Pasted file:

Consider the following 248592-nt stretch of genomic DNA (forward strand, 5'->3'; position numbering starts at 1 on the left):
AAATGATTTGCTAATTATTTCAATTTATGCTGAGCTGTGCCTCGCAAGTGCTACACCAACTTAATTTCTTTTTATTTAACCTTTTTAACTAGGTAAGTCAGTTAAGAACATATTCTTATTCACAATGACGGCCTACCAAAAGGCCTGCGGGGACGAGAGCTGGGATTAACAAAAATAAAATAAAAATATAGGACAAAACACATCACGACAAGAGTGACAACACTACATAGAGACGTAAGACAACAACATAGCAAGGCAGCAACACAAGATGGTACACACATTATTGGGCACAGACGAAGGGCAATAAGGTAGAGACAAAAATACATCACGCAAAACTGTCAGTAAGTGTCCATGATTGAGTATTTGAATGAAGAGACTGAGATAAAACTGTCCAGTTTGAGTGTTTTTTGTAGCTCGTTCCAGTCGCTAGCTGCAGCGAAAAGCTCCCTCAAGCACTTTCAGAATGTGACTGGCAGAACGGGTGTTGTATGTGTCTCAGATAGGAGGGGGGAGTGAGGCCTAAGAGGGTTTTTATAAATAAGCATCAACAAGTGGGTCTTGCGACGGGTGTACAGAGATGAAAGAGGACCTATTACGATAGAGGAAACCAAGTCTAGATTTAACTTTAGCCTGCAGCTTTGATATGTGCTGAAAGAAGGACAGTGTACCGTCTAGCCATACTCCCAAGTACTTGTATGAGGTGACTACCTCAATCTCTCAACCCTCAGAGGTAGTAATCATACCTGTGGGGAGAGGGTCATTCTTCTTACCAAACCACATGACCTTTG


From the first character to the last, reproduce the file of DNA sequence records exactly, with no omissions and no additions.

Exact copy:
Consider the following 248592-nt stretch of genomic DNA (forward strand, 5'->3'; position numbering starts at 1 on the left):
AAATGATTTGCTAATTATTTCAATTTATGCTGAGCTGTGCCTCGCAAGTGCTACACCAACTTAATTTCTTTTTATTTAACCTTTTTAACTAGGTAAGTCAGTTAAGAACATATTCTTATTCACAATGACGGCCTACCAAAAGGCCTGCGGGGACGAGAGCTGGGATTAACAAAAATAAAATAAAAATATAGGACAAAACACATCACGACAAGAGTGACAACACTACATAGAGACGTAAGACAACAACATAGCAAGGCAGCAACACAAGATGGTACACACATTATTGGGCACAGACGAAGGGCAATAAGGTAGAGACAAAAATACATCACGCAAAACTGTCAGTAAGTGTCCATGATTGAGTATTTGAATGAAGAGACTGAGATAAAACTGTCCAGTTTGAGTGTTTTTTGTAGCTCGTTCCAGTCGCTAGCTGCAGCGAAAAGCTCCCTCAAGCACTTTCAGAATGTGACTGGCAGAACGGGTGTTGTATGTGTCTCAGATAGGAGGGGGGAGTGAGGCCTAAGAGGGTTTTTATAAATAAGCATCAACAAGTGGGTCTTGCGACGGGTGTACAGAGATGAAAGAGGACCTATTACGATAGAGGAAACCAAGTCTAGATTTAACTTTAGCCTGCAGCTTTGATATGTGCTGAAAGAAGGACAGTGTACCGTCTAGCCATACTCCCAAGTACTTGTATGAGGTGACTACCTCAATCTCTCAACCCTCAGAGGTAGTAATCATACCTGTGGGGAGAGGGTCATTCTTCTTACCAAACCACATGACCTTTG